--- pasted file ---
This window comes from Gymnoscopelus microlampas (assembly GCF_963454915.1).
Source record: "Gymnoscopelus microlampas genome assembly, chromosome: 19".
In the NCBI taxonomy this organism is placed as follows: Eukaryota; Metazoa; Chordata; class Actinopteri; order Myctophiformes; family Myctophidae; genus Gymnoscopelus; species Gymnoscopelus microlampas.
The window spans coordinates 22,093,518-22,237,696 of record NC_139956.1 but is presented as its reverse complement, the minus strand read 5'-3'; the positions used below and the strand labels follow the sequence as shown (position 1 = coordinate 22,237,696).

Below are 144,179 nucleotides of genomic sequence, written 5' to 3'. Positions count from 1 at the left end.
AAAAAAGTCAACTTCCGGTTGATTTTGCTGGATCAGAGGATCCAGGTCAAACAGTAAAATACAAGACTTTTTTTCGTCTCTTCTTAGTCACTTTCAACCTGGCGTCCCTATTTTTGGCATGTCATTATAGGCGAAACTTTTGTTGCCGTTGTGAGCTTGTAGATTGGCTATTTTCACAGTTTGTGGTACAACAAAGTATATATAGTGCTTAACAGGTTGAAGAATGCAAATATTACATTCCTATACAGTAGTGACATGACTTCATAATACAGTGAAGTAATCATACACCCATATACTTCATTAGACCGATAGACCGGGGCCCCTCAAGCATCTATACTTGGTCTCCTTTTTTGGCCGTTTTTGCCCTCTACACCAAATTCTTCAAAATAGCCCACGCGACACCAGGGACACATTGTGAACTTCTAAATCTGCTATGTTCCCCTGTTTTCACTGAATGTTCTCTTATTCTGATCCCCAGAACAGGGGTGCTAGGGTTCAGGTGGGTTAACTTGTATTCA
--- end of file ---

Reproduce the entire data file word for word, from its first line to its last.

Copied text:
This window comes from Gymnoscopelus microlampas (assembly GCF_963454915.1).
Source record: "Gymnoscopelus microlampas genome assembly, chromosome: 19".
In the NCBI taxonomy this organism is placed as follows: Eukaryota; Metazoa; Chordata; class Actinopteri; order Myctophiformes; family Myctophidae; genus Gymnoscopelus; species Gymnoscopelus microlampas.
The window spans coordinates 22,093,518-22,237,696 of record NC_139956.1 but is presented as its reverse complement, the minus strand read 5'-3'; the positions used below and the strand labels follow the sequence as shown (position 1 = coordinate 22,237,696).

Below are 144,179 nucleotides of genomic sequence, written 5' to 3'. Positions count from 1 at the left end.
AAAAAAGTCAACTTCCGGTTGATTTTGCTGGATCAGAGGATCCAGGTCAAACAGTAAAATACAAGACTTTTTTTCGTCTCTTCTTAGTCACTTTCAACCTGGCGTCCCTATTTTTGGCATGTCATTATAGGCGAAACTTTTGTTGCCGTTGTGAGCTTGTAGATTGGCTATTTTCACAGTTTGTGGTACAACAAAGTATATATAGTGCTTAACAGGTTGAAGAATGCAAATATTACATTCCTATACAGTAGTGACATGACTTCATAATACAGTGAAGTAATCATACACCCATATACTTCATTAGACCGATAGACCGGGGCCCCTCAAGCATCTATACTTGGTCTCCTTTTTTGGCCGTTTTTGCCCTCTACACCAAATTCTTCAAAATAGCCCACGCGACACCAGGGACACATTGTGAACTTCTAAATCTGCTATGTTCCCCTGTTTTCACTGAATGTTCTCTTATTCTGATCCCCAGAACAGGGGTGCTAGGGTTCAGGTGGGTTAACTTGTATTCA